The Negev, a desert frontier

Go south to find a pioneer life.

CHERRY TOMATOES grow in a hothouse at Moshav Be’er Milka (photo credit: Courtesy)
CHERRY TOMATOES grow in a hothouse at Moshav Be’er Milka
(photo credit: Courtesy)
If your spirit responds to desert peace and beauty, a sense of freedom and a chance to leave your mark on Israel’s greatest frontier, then the Negev is the place for you. It’s a region of exciting contrasts, where road signs warn drivers to watch out for camels crossing and fields of mirrors harvesting solar energy rotate with the sun. The parched landscape yields silver-green salt bushes, where after winter rains, rare and wild red tulips dot the sandy hills.
Salty water is an agricultural advantage in the Negev, not a setback. The population is sparse, but community spirit is strong.
The Negev is divided into six regional councils, altogether comprising a whopping 60% of Israel’s land mass. Earlier this year, I visited the Ramat Hanegev Regional Council, which controls some 4,300, about 22% of the Negev.
“Our goals were born of [Israel’s first prime minister David] Ben-Gurion’s vision,” says Eran Doron, head of the regional council.
“He was ahead of his time, envisioning a repopulated Negev where people live by our free natural resources.
He foresaw desalination and the development of solar power. Our challenge is to build homes and communities for today and for Israel’s future generations.
At the same time, we need to preserve the character of the desert. We call this environmental Zionism. This is my mission.”
According to the Central Bureau of Statistics, as of 2016 there were 6,511 residents in the Ramat Hanegev Regional Council, including Beduin. With those statistics – lots of land and a small population – there’s a huge potential for those seeking to break away from the crowded center of the country, plenty of room for people of all stripes.
“We’re very proud of our diversity,” says Doron.
“Ramat Hanegev has 15 communities altogether, including three kibbutzim and two off-the-grid villages.
We have moshavim; we have secular, religious, and mixed communities. Dozens of families are waiting to join us. It’s only a matter of allotting more land plots.
Our population grows by 6% to 7% yearly; that is, 70 to 100 families join us every year. The demand for housing is greater than what we can supply right now.
“It takes an innovative, independent cast of mind to settle happily in the Negev,” he concedes.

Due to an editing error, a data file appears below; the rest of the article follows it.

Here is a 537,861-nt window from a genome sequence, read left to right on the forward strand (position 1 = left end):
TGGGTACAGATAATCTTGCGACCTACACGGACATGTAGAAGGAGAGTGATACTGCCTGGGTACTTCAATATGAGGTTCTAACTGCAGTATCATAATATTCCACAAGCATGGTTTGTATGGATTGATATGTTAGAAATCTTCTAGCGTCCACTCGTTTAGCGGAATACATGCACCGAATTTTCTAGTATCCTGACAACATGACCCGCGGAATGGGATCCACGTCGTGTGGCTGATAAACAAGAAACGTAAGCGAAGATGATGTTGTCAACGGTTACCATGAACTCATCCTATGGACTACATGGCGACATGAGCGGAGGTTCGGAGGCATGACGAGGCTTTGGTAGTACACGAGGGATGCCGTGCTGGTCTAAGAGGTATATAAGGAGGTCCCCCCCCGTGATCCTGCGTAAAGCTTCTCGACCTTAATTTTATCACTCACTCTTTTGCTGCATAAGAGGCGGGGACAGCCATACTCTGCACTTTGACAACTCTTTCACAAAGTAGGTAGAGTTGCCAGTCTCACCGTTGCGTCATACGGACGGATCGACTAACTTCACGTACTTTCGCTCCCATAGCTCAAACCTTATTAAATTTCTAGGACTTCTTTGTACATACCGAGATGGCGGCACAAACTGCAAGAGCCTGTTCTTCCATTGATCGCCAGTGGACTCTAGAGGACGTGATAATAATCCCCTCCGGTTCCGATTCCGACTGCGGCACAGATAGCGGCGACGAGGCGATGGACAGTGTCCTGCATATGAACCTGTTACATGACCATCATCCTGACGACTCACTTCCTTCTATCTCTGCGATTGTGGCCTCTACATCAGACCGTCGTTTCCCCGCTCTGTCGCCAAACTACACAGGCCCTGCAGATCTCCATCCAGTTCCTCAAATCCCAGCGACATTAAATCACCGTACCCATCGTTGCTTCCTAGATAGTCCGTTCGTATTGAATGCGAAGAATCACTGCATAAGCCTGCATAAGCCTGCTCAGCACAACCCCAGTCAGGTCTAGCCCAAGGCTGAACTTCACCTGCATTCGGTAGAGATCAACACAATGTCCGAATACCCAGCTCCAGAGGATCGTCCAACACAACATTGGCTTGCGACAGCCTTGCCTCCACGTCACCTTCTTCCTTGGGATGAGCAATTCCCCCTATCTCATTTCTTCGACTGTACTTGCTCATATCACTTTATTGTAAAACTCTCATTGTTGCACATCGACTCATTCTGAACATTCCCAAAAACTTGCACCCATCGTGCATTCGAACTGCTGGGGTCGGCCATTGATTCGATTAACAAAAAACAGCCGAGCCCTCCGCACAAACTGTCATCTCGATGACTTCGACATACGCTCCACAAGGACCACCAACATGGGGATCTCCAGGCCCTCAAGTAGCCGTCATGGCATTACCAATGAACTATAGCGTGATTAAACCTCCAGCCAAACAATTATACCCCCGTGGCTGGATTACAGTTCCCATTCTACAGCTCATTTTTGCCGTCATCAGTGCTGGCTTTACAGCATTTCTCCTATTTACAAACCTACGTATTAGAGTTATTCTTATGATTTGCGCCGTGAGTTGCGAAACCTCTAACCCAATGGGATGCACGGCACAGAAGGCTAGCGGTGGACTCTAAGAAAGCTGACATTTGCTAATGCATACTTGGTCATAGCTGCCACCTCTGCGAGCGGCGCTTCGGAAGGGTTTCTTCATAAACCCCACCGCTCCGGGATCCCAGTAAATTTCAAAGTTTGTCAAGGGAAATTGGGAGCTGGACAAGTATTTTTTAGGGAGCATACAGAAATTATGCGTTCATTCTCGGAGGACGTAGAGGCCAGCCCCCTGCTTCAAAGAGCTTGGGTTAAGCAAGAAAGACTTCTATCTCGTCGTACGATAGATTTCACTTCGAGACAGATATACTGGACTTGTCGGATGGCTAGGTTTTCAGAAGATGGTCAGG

“There are hard challenges, like the long distances between communities and from the nearest city, Beersheba. The closest hospital is Soroka, in Beersheba. The isolation is a factor that filters some people out. And making a living in the desert requires more strength of character than going to work in urban centers. But every individual who comes to live here feels like he’s working side by side with Ben-Gurion himself.
“We’re doing advanced things here,” Doron continues.
“We’ve built student villages. Nitzana, a youth village close to the Egyptian border, is an educational laboratory, with nine ongoing projects, including a school for the Beduin, and Mir, a project for young Russian immigrants. We developed the use of salt water in agriculture – 90% of our agricultural products are irrigated with salt water. We promote alternative construction, such as building homes from mud. And our massive solar project is unique in the world.”
Affordable housing is a strong incentive for moving to the Negev.
“You can build a country home for NIS 1 million to NIS 1.5m. That’s a house with five rooms and land around it. You couldn’t buy that in the center of the country for that price.”
If you’re willing to build your own home from the ground up using straw bales or mud or join an independent caravan community in hopes of building a permanent house, housing is cheaper still.
FARMING IS the main business of the Negev. Some 24 agricultural farms grow produce to supply Israeli markets and export to Europe; cherry tomatoes for example. It takes NIS 1.5m. to build a cherry tomato farm on two hectares, said Doron. Farmers also grow olive trees, vineyards, a variety of fruit and vegetables, spices and herbs. There are animal farms for dairy and meat.
Where does all the farm water come from? Doron explains that an immense aquifer exists under the Negev, Sinai and Jordan. The water is salty, not potable, but excellent fruit and vegetables grow on a mix of that water with sweet, or unsalted, water. The aquifer holds enough water to last a century, according to Doron. In the meantime, alternative projects such as desalination will replace dependence on it. Drinking water is supplied by Mekorot, Israel’s water authority. Education is key, with a strong emphasis on science and environmental research in advanced schools such as Midreshet Ben-Gurion. There are elementary schools and junior high schools, including a government religious school that goes through junior high and will be starting high school classes in the next year. It’s one of Doron’s projects from the years he worked as director of the council’s education department.